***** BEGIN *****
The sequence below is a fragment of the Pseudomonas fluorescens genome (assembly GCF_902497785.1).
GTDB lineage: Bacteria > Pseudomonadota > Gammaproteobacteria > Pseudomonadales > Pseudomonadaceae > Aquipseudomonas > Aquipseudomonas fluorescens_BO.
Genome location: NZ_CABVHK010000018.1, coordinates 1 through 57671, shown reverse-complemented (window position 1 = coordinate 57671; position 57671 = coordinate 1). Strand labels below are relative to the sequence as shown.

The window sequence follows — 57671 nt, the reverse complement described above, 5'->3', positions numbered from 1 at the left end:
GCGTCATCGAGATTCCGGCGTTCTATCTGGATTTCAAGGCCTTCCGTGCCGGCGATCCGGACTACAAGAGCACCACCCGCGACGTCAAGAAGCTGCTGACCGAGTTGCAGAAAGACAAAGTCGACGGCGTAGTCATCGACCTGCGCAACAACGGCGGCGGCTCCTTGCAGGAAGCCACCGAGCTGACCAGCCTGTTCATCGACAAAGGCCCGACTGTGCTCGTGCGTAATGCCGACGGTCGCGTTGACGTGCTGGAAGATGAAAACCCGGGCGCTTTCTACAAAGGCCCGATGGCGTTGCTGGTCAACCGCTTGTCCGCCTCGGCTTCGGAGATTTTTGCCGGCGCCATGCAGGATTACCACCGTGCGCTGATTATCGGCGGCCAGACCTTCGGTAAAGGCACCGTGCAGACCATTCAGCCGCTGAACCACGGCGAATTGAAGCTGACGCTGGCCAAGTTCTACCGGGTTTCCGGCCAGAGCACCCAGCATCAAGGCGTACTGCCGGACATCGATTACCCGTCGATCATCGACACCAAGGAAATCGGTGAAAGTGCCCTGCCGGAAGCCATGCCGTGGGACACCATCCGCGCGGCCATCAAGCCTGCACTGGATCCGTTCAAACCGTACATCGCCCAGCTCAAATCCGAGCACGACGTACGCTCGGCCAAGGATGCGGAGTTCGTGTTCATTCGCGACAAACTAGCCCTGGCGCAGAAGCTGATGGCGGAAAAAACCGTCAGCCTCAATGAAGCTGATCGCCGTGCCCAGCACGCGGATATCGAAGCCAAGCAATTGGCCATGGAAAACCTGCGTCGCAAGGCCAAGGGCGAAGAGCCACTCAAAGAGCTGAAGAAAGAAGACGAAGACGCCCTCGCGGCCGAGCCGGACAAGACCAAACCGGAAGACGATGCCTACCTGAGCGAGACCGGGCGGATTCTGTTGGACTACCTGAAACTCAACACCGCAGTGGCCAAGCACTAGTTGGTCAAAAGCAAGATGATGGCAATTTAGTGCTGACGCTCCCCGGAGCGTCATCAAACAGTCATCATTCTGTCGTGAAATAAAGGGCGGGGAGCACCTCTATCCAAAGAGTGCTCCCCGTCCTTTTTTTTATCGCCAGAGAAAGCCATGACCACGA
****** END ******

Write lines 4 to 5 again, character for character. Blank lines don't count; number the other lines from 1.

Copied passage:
The window sequence follows — 57671 nt, the reverse complement described above, 5'->3', positions numbered from 1 at the left end:
GCGTCATCGAGATTCCGGCGTTCTATCTGGATTTCAAGGCCTTCCGTGCCGGCGATCCGGACTACAAGAGCACCACCCGCGACGTCAAGAAGCTGCTGACCGAGTTGCAGAAAGACAAAGTCGACGGCGTAGTCATCGACCTGCGCAACAACGGCGGCGGCTCCTTGCAGGAAGCCACCGAGCTGACCAGCCTGTTCATCGACAAAGGCCCGACTGTGCTCGTGCGTAATGCCGACGGTCGCGTTGACGTGCTGGAAGATGAAAACCCGGGCGCTTTCTACAAAGGCCCGATGGCGTTGCTGGTCAACCGCTTGTCCGCCTCGGCTTCGGAGATTTTTGCCGGCGCCATGCAGGATTACCACCGTGCGCTGATTATCGGCGGCCAGACCTTCGGTAAAGGCACCGTGCAGACCATTCAGCCGCTGAACCACGGCGAATTGAAGCTGACGCTGGCCAAGTTCTACCGGGTTTCCGGCCAGAGCACCCAGCATCAAGGCGTACTGCCGGACATCGATTACCCGTCGATCATCGACACCAAGGAAATCGGTGAAAGTGCCCTGCCGGAAGCCATGCCGTGGGACACCATCCGCGCGGCCATCAAGCCTGCACTGGATCCGTTCAAACCGTACATCGCCCAGCTCAAATCCGAGCACGACGTACGCTCGGCCAAGGATGCGGAGTTCGTGTTCATTCGCGACAAACTAGCCCTGGCGCAGAAGCTGATGGCGGAAAAAACCGTCAGCCTCAATGAAGCTGATCGCCGTGCCCAGCACGCGGATATCGAAGCCAAGCAATTGGCCATGGAAAACCTGCGTCGCAAGGCCAAGGGCGAAGAGCCACTCAAAGAGCTGAAGAAAGAAGACGAAGACGCCCTCGCGGCCGAGCCGGACAAGACCAAACCGGAAGACGATGCCTACCTGAGCGAGACCGGGCGGATTCTGTTGGACTACCTGAAACTCAACACCGCAGTGGCCAAGCACTAGTTGGTCAAAAGCAAGATGATGGCAATTTAGTGCTGACGCTCCCCGGAGCGTCATCAAACAGTCATCATTCTGTCGTGAAATAAAGGGCGGGGAGCACCTCTATCCAAAGAGTGCTCCCCGTCCTTTTTTTTATCGCCAGAGAAAGCCATGACCACGA